MUZAFFARABAD, Azad Jammu and Kashmir

Sitting on the banks of River Neelam, also known as Kishanganga, crisscrossing the city of Muzaffarabad, the capital of Pakistani-administered Kashmir, old and frail Ghulam Sarwar’s eyes are fixed on a snow-capped mountain.

Mist in his eyes, he remembers village he had left behind three decades ago in the Indian-administered Kashmir, which is across the mountain, divided by the heavily militarized Line of Control (LoC), a de facto border between India and Pakistan.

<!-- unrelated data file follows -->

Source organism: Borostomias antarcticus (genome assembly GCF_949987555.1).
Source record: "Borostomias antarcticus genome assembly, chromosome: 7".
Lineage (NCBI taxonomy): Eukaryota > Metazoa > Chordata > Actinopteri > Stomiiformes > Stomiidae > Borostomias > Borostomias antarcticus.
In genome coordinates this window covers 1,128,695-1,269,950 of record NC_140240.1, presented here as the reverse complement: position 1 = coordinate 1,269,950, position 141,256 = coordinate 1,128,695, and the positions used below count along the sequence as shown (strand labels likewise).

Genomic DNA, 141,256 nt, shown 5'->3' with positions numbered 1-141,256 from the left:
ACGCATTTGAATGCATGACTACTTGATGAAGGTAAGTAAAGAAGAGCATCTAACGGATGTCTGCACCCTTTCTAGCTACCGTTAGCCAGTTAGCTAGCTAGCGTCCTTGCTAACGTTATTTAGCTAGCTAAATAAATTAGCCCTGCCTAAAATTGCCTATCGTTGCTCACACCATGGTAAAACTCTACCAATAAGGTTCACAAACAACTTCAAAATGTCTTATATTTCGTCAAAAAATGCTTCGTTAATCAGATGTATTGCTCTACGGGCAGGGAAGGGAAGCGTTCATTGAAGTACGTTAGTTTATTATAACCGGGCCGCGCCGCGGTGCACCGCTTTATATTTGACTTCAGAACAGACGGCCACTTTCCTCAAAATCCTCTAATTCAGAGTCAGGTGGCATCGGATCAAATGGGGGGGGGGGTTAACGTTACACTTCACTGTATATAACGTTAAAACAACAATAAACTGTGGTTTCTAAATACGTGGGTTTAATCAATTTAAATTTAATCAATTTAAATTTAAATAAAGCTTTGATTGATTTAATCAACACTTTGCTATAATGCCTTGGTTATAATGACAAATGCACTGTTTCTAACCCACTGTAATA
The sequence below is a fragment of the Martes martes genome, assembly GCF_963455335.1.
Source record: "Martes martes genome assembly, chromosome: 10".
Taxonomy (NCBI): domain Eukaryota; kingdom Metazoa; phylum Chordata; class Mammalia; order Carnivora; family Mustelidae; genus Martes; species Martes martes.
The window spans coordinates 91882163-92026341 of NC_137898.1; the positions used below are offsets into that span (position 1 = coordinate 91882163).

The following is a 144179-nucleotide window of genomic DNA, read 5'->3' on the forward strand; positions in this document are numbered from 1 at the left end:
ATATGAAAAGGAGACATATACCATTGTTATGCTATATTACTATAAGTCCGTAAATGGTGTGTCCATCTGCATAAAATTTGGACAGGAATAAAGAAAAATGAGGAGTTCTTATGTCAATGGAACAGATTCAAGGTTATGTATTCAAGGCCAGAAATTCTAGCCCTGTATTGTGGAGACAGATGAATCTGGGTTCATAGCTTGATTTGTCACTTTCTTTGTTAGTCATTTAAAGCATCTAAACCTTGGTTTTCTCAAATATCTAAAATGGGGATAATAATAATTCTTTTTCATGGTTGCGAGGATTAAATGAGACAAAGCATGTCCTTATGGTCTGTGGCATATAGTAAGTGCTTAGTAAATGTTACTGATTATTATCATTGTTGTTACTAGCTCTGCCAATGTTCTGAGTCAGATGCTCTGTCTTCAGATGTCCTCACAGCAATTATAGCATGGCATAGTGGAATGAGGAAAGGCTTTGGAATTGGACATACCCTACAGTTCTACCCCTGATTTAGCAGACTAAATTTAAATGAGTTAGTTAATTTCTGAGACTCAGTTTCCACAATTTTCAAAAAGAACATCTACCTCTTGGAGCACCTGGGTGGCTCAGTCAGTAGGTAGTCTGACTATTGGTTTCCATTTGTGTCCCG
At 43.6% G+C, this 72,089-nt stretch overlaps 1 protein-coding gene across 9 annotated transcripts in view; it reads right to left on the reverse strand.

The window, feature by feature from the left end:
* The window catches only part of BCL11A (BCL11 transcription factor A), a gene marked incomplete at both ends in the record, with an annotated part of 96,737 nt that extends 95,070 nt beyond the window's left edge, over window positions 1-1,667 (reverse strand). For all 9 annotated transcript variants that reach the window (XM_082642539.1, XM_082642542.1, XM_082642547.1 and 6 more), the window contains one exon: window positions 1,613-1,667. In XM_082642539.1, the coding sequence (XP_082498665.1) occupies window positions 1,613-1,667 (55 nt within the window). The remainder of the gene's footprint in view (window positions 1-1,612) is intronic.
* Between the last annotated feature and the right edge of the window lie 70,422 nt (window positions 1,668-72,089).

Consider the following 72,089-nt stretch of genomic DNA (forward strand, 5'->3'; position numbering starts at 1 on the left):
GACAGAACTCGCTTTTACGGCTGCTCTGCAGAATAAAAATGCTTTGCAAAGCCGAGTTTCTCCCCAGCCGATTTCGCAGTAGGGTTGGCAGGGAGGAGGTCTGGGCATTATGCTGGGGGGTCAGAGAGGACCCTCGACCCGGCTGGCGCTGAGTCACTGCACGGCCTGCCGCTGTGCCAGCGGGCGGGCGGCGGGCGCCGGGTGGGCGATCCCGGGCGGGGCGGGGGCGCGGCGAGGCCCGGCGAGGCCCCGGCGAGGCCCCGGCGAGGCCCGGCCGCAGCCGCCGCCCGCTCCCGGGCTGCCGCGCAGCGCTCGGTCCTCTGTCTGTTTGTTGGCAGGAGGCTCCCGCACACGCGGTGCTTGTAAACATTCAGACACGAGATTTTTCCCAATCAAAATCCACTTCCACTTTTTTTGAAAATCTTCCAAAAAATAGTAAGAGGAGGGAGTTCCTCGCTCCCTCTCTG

Some 40,000 refugees from Indian-administered Kashmir, also known as Jammu and Kashmir, who had to abandon their villages due to fighting, has

Read more: Refugees in Pakistani-administered Kashmir seek attention